After describing a Texas system whereby many judges win office on a straight-ticket partisan vote, he said the top qualifications to win election are party affiliation, the “sound of your name” and “how much money you can raise. And what is so disheartening about that is it has nothing to do with qualification and merit.”
“Another very fundamental problem,” he continued, “is that the public … thinks that if you’re accepting money from a litigant or lawyer, you are going to back that litigant or lawyer in your judicial ruling. And so the confidence in a fair and impartial system of justice goes away just by the very practice that you have in Texas and many many other states, even increasingly in states where judges are elected in retention elections.” Read more
“I don’t want to see judges raising money and running for election,” New Jersey Gov. Chris Christie, a Republican presidential candidate, said on Fox News Sunday. He disagreed with a call by Republican Sen. Ted Cruz for retention elections of Supreme Court justices.
Christie said he favored a Supreme Court selection process like that used by New Jersey, with justices appointed for a term of seven years, and then the governor can decide whether to nominate them for life tenure.
In the wake of blockbuster rulings by the Supreme Court last month, there was more criticism of the justices from politicians and others and more calls for reform. Here are some of the articles and commentaries: Reuters, “GOP presidential candidates criticize Supreme Court”; Racine (Wi.) Journal Times editorial, “Other view: Court rulings show our system works”; Constitution Daily, “The Continuing Debate Over the Supreme Court and Term Limits”; Erwin Chemerinsky in The New Republic, “Ted Cruz Is Right: The Supreme Court Needs Term Limits”; Breitbart TV, “Huckabee Calls for Term Limits on Supreme Court”; TCliff Kincaid at Accuracy in Media, “Celebrate the 4th: Impeach Kagan and Ginsburg.”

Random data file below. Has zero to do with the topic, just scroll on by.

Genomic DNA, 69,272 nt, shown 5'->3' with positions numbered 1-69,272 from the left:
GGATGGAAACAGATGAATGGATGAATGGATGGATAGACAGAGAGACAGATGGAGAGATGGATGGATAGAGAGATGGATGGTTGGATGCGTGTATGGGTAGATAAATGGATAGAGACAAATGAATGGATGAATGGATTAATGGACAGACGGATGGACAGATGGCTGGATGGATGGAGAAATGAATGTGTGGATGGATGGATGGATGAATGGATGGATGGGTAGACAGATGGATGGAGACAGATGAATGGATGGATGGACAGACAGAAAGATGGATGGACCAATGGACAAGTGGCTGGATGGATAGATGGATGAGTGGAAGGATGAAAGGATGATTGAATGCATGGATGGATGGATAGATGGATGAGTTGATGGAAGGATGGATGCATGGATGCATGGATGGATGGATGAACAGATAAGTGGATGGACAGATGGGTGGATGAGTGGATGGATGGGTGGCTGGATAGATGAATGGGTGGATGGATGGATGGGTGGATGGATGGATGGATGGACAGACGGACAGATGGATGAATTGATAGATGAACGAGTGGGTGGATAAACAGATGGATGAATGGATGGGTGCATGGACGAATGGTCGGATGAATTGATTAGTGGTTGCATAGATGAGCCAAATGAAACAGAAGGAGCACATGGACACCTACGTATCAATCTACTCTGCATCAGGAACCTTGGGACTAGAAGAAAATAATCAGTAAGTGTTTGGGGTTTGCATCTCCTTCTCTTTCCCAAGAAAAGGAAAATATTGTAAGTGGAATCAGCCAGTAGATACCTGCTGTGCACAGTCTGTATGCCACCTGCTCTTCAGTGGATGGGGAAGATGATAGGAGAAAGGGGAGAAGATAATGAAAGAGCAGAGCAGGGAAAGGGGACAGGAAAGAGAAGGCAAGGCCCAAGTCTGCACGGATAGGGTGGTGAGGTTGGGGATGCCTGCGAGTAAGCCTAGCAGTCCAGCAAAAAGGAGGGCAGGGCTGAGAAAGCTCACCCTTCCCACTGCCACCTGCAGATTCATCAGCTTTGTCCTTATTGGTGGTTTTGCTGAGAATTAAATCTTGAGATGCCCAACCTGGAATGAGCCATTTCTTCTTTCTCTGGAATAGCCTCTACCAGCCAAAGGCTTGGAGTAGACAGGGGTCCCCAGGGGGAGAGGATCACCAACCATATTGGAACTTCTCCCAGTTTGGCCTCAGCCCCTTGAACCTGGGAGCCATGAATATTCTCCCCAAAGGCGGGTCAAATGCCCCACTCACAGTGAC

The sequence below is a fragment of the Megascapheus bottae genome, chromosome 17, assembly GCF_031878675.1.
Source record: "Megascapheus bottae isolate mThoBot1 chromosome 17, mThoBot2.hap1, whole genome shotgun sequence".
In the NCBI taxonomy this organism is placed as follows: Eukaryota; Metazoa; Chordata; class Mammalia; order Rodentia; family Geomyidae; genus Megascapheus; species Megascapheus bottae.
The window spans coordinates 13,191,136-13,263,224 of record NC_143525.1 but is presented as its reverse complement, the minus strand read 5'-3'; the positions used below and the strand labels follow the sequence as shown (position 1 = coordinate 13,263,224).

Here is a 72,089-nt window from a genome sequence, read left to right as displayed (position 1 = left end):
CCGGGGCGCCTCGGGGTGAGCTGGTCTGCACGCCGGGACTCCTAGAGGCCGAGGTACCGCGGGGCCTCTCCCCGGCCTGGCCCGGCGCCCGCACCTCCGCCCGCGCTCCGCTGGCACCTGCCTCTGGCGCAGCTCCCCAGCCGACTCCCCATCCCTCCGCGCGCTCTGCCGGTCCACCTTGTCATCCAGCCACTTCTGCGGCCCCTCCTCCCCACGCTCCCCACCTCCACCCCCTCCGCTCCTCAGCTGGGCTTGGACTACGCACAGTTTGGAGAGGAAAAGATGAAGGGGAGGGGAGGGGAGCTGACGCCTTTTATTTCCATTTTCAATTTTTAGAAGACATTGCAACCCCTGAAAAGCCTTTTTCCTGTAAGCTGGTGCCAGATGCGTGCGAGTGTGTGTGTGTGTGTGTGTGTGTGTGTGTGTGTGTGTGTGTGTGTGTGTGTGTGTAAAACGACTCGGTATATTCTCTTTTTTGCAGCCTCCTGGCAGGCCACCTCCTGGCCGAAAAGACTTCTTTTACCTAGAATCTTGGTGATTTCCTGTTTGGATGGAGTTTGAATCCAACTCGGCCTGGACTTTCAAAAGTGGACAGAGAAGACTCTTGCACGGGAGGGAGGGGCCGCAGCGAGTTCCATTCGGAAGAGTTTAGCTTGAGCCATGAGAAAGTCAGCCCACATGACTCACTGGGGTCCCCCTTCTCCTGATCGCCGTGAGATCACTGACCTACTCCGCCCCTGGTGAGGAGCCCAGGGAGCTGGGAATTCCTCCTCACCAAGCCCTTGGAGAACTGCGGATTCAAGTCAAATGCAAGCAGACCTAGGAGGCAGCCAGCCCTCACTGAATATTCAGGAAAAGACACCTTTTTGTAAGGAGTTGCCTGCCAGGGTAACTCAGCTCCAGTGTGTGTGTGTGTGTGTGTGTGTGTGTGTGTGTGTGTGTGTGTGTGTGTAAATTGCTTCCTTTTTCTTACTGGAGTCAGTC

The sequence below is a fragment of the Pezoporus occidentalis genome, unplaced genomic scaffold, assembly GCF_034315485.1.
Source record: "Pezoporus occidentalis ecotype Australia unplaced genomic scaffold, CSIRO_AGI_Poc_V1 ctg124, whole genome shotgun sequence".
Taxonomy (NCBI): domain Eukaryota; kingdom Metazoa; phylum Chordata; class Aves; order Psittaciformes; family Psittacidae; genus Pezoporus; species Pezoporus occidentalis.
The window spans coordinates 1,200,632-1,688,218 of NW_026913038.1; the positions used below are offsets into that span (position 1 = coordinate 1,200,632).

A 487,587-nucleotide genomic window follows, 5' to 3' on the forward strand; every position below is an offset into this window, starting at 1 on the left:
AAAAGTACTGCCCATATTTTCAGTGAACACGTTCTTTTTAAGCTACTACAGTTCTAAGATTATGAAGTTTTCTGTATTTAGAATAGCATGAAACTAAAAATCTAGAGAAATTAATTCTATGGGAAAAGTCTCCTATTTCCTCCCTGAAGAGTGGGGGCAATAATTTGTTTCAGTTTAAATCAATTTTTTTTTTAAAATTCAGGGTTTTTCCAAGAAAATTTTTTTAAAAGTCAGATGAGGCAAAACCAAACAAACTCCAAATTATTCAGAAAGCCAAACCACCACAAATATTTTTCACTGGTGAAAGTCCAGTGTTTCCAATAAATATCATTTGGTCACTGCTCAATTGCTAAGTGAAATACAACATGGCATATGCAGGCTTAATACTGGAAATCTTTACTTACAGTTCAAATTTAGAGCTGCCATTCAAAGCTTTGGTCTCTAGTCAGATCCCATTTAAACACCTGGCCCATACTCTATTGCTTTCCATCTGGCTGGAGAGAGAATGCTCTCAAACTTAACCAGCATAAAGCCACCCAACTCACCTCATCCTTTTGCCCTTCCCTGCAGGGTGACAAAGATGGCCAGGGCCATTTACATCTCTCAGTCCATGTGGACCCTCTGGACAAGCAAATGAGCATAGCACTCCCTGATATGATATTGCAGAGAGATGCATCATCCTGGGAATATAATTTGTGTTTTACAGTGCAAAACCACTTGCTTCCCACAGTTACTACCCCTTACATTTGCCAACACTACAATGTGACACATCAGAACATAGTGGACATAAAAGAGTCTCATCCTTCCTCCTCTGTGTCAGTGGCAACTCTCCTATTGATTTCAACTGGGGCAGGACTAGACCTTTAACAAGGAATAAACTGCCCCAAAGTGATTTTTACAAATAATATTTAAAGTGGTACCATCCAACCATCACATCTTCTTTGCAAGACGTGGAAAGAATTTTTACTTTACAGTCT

Citizens of Maryland would be better served if the state switched from contested elections for Circuit Court judges to a merit selection system like that used for choosing appellate judges, a family law attorney who also is a state delegate wrote in The Washington Post.
Democratic Del. Kathleen M. Dumais said judicial elections are costly, often feature misleading advertising, typically leave voters poorly informed about ways to evaluate judicial candidates and the final ballot does not even state whether a candidate is a sitting judge.
“The most important and long overdue change in Maryland would be to select circuit court judges by merit instead of by election,” Dumais concluded. “This would protect our community and guarantee that our judges have the highest quality of character, integrity, judicial temperament and education.”
Kansas Gov. Sam Brownback has criticized the U.S. Supreme Court’s marriage ruling and two Kansas Supreme Court rulings, on abortion and school funding, as politically driven and has called for a “more democratic” selection process for judges.